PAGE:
Lawsuit: Attorney's inaction and professional malpractice led to man's case expiring through statute of limitations

By Nicholas Malfitano | Oct 26, 2018

PHILADELPHIA – A plaintiff accused of physically abusing his mother and facing disciplinary action from the Department of Education claims his attorney did not properly provide legal representation for him and led his action to be time-barred.

Richard Gazak of Philadelphia filed suit in the Philadelphia County Court of Common Pleas on July 25 versus Holly C. Dobrosky, Esq. and the Law Office of Holly C. Dobrosky, both of Levittown.

Per the litigation, Dobrosky is an attorney who handled police brutality cases connected to civil rights and abuse – and represented the plaintiff in an underlying matter relating to Gazak’s arrest in June 2013.

Prior to that arrest, Gazak (along with his brother) had been caring for his mother, who suffered from dementia and other medical conditions requiring round-the-clock, at-home care, the suit says. Gazak and his brother would provide this care in alternating day-night shifts, with Gazak taking the night shift, the suit states.

“On or about the evening of June 19, 2013, Gazak’s mother was attempting to get out of her hospital bed in order to use the restroom. Gazak’s mother was in pain and began to yell, and an unknown individual called the police. One unidentified uniformed police officer and two unidentified non-uniformed police officers arrived, as Gazak was placing his mother on a bed pan in her hospital bed. A bright light flashed through the window catching Gazak’s attention. Needing to answer the door Gazak left his mother in her hospital bed and on the bed pan,” the suit says.

“Upon opening the door, the police entered Gazak’s home and found his mother on the bed pan. Gazak was assaulted, arrested, and eventually prosecuted by officers who unreasonably believed he was assaulting his mother. Gazak was charged with six counts of attempted murder, aggravated assault, making terroristic threats with intent to terrorize another, simple assault, recklessly endangering another person and negligent care of a dependent person. The charges of attempted murder, aggravated assault and making terroristic threats with intent to terrorize another were dropped for lack of evidence, and Gazak was found not guilty of the final three on January 14, 2014.”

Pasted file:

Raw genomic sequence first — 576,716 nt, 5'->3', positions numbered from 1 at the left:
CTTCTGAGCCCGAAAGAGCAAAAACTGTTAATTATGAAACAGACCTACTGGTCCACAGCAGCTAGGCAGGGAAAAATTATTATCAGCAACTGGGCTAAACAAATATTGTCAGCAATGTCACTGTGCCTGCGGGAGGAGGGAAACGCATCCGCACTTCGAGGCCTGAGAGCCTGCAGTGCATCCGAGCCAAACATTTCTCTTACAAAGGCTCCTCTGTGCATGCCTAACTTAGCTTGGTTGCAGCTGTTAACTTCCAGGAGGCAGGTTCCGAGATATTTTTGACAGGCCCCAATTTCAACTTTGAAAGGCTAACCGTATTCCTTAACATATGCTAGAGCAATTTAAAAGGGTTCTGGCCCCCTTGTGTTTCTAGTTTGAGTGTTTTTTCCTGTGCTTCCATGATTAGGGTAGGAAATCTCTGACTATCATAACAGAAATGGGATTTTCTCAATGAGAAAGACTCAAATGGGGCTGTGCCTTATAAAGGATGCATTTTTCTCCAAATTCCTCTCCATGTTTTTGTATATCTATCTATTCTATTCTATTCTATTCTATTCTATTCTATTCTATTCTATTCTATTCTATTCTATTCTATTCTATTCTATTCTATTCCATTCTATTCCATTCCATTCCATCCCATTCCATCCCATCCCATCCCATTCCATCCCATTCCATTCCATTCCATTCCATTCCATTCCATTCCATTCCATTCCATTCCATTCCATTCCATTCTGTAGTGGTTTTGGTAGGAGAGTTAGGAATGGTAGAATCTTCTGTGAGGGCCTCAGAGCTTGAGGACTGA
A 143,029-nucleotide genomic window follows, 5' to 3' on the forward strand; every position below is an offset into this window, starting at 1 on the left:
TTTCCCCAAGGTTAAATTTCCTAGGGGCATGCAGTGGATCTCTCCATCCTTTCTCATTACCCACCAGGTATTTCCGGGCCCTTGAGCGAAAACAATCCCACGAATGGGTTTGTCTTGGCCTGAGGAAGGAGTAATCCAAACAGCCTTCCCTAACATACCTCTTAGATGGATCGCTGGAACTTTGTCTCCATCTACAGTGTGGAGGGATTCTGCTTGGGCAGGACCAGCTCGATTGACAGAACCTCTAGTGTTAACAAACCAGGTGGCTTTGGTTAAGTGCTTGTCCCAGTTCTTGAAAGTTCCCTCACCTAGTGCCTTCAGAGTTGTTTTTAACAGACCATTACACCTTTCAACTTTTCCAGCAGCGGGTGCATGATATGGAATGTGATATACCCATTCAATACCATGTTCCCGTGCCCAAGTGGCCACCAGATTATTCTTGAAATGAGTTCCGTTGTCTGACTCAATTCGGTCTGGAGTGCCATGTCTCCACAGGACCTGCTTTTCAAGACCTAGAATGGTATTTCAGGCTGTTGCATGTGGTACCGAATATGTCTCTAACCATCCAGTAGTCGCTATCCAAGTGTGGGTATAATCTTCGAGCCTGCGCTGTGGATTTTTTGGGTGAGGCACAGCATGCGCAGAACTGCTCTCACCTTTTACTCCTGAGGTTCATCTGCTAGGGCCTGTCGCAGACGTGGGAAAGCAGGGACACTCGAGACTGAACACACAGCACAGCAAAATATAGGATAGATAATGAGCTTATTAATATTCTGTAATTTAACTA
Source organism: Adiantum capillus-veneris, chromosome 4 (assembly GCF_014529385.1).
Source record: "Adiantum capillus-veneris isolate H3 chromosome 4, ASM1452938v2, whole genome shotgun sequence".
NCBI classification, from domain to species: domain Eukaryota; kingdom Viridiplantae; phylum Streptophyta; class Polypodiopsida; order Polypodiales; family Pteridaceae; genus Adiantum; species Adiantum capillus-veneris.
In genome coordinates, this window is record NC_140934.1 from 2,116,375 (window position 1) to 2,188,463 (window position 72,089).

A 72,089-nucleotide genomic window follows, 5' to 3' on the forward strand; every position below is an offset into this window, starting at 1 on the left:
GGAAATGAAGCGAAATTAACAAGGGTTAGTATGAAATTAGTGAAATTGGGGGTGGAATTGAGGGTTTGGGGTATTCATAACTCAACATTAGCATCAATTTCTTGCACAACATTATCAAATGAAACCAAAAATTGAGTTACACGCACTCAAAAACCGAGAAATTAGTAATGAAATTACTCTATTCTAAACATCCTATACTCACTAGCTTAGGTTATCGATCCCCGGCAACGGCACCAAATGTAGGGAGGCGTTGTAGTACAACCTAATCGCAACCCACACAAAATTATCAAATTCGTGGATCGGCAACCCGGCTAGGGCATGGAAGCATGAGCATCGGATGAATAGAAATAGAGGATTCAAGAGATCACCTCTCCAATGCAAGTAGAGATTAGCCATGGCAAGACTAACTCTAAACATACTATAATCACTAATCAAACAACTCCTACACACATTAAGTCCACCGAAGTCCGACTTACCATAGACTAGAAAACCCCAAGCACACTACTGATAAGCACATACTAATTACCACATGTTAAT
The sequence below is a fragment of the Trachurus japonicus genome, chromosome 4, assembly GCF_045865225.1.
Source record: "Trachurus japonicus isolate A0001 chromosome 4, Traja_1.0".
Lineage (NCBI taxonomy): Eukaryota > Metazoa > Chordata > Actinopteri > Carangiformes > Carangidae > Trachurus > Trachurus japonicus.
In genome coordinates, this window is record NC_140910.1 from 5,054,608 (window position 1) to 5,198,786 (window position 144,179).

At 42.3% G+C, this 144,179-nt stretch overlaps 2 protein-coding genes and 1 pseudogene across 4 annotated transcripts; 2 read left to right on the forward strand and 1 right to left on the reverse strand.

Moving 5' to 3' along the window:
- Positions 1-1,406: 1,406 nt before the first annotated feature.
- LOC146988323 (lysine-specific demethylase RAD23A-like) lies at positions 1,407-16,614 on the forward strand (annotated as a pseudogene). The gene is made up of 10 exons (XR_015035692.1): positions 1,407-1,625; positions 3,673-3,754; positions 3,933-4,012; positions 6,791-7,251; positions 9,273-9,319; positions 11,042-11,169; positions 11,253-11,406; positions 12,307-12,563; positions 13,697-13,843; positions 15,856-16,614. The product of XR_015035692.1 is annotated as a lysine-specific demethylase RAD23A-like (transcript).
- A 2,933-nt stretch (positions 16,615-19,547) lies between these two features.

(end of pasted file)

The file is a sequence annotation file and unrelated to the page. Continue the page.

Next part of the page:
According to the litigation, Dobrosky began to serve as counsel for Gazak in a subsequent Department of Education investigation, pledging to represent him and have his criminal record expunged. Gazak thus paid the defendant $6,500 for handling these matters on Dec. 1, 2015, but he claims he never heard from Dobrosky or her office again. After the statute of limitations expired in Gazak’s matter on June 19, 2016, he was barred from bringing a claim, he said.

“Subsequently, Gazak discovered that Dobrosky had been involved in a bitter custody dispute and had been arrested in July 2016 for attempting to flee to Florida with the child. On or about March 20, 2017, Dobrosky was convicted of interfering with child custody. On or about Nov. 21, 2017, the Disciplinary Board of the Supreme Court of Pennsylvania suspended Dobrosky’s law license for five years. At all times relevant here to, Dobrosky failed to file Gazak’s civil rights action against the Philadelphia Police,” the suit alleges.

“Dobrosky did not represent Gazak with regards to his Department of Education disciplinary hearing despite receiving payment. Dobrosky failed to expunge Gazak’s criminal record despite receiving payment. As a direct and proximate result of the foregoing, plaintiff sustained great economic loss. As a further result of the aforesaid conduct of Dobrosky, Gazak continues to suffer great pain and agony, humiliation, embarrassment and emotional distress, and may continue to suffer same for an indefinite period of time, perhaps permanently.”

For counts of legal malpractice/simple negligence/professional negligence, breach of fiduciary duty and breach of contract/quasi-contract/unjust enrichment, the plaintiff is seeking damages in excess of $50,000, plus interest, costs of suit, reasonable attorney’s fees and costs, punitive damages, plus other relief that the Court deems necessary and just, including injunctive relief.

The plaintiff is represented by Gary Schafkopf of Schafkopf Law in Bala Cynwyd and Matthew B. Weisberg of Weisberg Law, in Morton.

The defendants have not yet secured legal counsel, according to court records.

Philadelphia County Court of Common Pleas case 180601289

From the Pennsylvania Record: Reach Courts Reporter Nicholas Malfitano at

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